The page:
“The Last Station” (2009). Cast: Helen Mirren, Christopher Plummer, James McAvoy, Paul Giamatti, Kerry Condon, John Sessions, Anne-Marie Duff, Patrick Kennedy. Director: Michael Hoffman. Screenplay: Michael Hoffman. Book: Jay Parini. www.sonyclassics.com/thelaststation/.
Getting a precise handle on the nature of one’s beliefs can be one of the most perplexing undertakings that a practitioner of law of attraction/conscious creation principles will ever attempt, especially when it comes to “the big issues” of life. The process can be further complicated when one looks to others for guidance and sees a wide range of interpretations on the issue in question; the plethora of possibilities can be overwhelming. And so it goes for the often-bewildered protagonists in the new historical melodrama, “The Last Station.”
Russian novelist Leo Tolstoy (Christopher Plummer) was one of the most revered writers of the early 20th Century. His success from works like War and Peace and Anna Karenina made him famous and wealthy. At the same time, the progressive thought in his writings made him the focus of a growing social movement known as the Tolstoyans, a quasi-spiritual sect that eschewed church and state and promoted concepts like nonviolence, vegetarianism and celibacy. Consequently, Tolstoy was widely celebrated—and heavily scrutinized—by prevailing religious and political powers, as well as the paparazzi and gossip columnists of the day.
For his part, Tolstoy relished the attention, even though he was more of a passive, unwitting prophet than an active advocate for the movement, especially since he didn’t always personally abide by its tenets. He had grown uncomfortable with materialism, for example, yet didn’t seem to mind living in a grand estate. And celibacy was something that almost seemed foreign to him, despite what his supporters believed. He preached that “love” was at the heart of all his writings and his thinking, but he often seemed unclear about exactly what that meant. So here was someone who was at the center of an emerging philosophical paradigm who wasn’t always sure what he believed himself.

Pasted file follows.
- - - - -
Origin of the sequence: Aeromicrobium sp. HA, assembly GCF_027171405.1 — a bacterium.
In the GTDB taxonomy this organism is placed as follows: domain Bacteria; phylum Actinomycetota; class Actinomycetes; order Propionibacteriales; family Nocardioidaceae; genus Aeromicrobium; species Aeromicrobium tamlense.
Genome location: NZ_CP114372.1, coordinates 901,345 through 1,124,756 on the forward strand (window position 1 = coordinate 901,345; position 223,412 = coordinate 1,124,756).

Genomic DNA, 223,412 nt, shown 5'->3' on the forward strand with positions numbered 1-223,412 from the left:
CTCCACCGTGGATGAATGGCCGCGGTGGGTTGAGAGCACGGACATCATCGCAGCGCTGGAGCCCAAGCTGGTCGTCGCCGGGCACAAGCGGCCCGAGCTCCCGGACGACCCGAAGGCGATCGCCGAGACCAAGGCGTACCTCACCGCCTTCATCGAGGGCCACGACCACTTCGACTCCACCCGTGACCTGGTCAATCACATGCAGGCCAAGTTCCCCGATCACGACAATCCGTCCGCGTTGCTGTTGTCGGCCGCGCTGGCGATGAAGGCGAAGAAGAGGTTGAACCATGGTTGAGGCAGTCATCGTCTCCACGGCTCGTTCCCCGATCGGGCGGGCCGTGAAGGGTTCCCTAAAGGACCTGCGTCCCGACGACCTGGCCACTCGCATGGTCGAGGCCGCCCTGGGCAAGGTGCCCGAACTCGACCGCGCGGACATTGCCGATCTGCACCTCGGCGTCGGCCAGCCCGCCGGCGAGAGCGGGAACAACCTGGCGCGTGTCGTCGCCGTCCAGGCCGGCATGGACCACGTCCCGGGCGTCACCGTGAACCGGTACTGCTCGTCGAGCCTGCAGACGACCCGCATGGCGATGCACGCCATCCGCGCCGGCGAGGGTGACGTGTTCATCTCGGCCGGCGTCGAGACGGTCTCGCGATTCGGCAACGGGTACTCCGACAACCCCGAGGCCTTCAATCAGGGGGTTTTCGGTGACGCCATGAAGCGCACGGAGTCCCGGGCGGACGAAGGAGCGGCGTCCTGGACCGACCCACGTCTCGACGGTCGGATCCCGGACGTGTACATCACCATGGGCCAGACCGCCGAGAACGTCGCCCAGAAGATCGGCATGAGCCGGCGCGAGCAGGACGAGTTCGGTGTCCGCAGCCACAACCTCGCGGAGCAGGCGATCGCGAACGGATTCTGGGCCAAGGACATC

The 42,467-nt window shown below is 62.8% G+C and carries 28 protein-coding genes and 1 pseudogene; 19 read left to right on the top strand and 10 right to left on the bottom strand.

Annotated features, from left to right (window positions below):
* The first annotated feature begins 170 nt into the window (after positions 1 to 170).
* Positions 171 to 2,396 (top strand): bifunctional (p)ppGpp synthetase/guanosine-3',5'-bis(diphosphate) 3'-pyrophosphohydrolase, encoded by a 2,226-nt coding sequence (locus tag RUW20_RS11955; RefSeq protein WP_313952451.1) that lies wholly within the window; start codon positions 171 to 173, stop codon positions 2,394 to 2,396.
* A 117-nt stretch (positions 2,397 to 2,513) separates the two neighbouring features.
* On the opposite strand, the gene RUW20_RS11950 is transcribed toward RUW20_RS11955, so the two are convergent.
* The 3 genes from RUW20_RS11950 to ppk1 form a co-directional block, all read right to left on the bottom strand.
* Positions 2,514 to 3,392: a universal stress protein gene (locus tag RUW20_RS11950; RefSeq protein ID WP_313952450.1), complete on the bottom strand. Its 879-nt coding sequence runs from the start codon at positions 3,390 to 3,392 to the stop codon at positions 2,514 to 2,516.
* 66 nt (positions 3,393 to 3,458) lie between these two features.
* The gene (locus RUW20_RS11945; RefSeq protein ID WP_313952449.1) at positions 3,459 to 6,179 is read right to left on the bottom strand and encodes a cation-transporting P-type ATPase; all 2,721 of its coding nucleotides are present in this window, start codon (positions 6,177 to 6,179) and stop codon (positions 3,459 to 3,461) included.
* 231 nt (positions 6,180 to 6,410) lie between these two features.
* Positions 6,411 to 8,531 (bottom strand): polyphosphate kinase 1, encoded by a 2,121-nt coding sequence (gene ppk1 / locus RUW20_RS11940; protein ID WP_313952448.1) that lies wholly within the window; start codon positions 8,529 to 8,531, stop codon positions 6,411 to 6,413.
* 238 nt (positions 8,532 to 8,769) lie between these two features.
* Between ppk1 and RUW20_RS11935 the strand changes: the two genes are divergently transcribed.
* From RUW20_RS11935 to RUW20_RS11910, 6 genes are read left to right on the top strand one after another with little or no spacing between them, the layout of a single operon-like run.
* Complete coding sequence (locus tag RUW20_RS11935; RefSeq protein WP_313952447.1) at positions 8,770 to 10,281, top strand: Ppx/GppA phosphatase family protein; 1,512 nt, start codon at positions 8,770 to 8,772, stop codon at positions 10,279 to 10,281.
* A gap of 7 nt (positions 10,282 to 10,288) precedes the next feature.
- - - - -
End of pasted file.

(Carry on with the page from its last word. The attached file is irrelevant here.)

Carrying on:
Tolstoy struggled to get a handle on the nature of his beliefs, but such a daunting challenge often left the aging author beleaguered. What’s more, with his views open to such wide interpretation, Tolstoy’s philosophies were, accordingly, analyzed and expressed in myriad ways. But his contact with those doing the interpreting frequently left him even more confounded about what he truly thought, particularly regarding the nature of love. Nevertheless, they promoted their views, and vied for his attention, in their own fervent ways.
For instance, for Tolstoy’s fiercely devoted but high-maintenance wife, Countess Sofiya (Helen Mirren), love was a highly personal matter, very much tied to one’s relationships with one’s closest intimates and possessions. For Vladimir Chertkov (Paul Giamatti), leader of the Tolstoyans, love was something everyone should freely give to one’s fellow man—even if reminding them of this voluntary act meant dogmatizing the belief and requiring followers to pledge their allegiance to this obviously more enlightened leader. For Tolstoy’s daughter Sasha (Anne-Marie Duff), love was something that could be expressed in both of the foregoing ways, but balancing them was a nearly impossible task. And for Valentin Bulgakov (James McAvoy), Tolstoy’s personal secretary and the film’s de facto narrator, love was something he struggled with almost as much as his mentor, especially when trying to reconcile his thoughts with those of the lovely Masha (Kerry Condon), a free-thinking Tolstoyan whose independence, ironically, frequently ran afoul of those espousing this concept’s virtues.